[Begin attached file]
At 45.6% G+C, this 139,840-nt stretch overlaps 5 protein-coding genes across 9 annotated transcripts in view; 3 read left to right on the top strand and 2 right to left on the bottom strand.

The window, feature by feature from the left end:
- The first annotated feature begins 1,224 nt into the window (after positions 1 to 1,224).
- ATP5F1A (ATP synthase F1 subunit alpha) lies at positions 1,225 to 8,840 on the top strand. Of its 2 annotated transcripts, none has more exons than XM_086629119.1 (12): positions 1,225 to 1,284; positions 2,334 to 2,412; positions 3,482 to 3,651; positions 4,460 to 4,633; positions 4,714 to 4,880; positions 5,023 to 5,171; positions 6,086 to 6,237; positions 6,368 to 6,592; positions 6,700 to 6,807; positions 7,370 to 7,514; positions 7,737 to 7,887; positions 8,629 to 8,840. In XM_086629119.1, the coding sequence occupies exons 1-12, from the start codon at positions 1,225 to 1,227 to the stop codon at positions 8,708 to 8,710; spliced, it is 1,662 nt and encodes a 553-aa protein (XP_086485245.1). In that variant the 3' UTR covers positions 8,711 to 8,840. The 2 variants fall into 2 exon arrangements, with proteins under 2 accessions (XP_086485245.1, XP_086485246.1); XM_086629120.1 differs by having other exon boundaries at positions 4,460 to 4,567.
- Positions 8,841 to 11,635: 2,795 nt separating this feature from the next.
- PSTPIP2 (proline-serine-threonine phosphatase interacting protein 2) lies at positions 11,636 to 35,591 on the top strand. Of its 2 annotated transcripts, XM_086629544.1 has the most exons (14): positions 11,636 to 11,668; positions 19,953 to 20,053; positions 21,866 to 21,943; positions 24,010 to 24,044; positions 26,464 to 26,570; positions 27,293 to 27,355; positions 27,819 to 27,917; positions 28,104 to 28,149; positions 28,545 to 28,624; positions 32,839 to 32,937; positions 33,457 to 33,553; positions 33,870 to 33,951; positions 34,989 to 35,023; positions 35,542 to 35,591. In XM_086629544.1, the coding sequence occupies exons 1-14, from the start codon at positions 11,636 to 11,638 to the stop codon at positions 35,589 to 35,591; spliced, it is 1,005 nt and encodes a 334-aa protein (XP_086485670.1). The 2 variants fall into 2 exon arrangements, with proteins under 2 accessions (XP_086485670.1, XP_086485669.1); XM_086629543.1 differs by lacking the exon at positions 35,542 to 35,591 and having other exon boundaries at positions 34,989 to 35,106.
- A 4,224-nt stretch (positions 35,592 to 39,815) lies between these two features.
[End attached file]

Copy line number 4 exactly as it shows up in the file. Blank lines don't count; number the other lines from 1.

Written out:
- ATP5F1A (ATP synthase F1 subunit alpha) lies at positions 1,225 to 8,840 on the top strand. Of its 2 annotated transcripts, none has more exons than XM_086629119.1 (12): positions 1,225 to 1,284; positions 2,334 to 2,412; positions 3,482 to 3,651; positions 4,460 to 4,633; positions 4,714 to 4,880; positions 5,023 to 5,171; positions 6,086 to 6,237; positions 6,368 to 6,592; positions 6,700 to 6,807; positions 7,370 to 7,514; positions 7,737 to 7,887; positions 8,629 to 8,840. In XM_086629119.1, the coding sequence occupies exons 1-12, from the start codon at positions 1,225 to 1,227 to the stop codon at positions 8,708 to 8,710; spliced, it is 1,662 nt and encodes a 553-aa protein (XP_086485245.1). In that variant the 3' UTR covers positions 8,711 to 8,840. The 2 variants fall into 2 exon arrangements, with proteins under 2 accessions (XP_086485245.1, XP_086485246.1); XM_086629120.1 differs by having other exon boundaries at positions 4,460 to 4,567.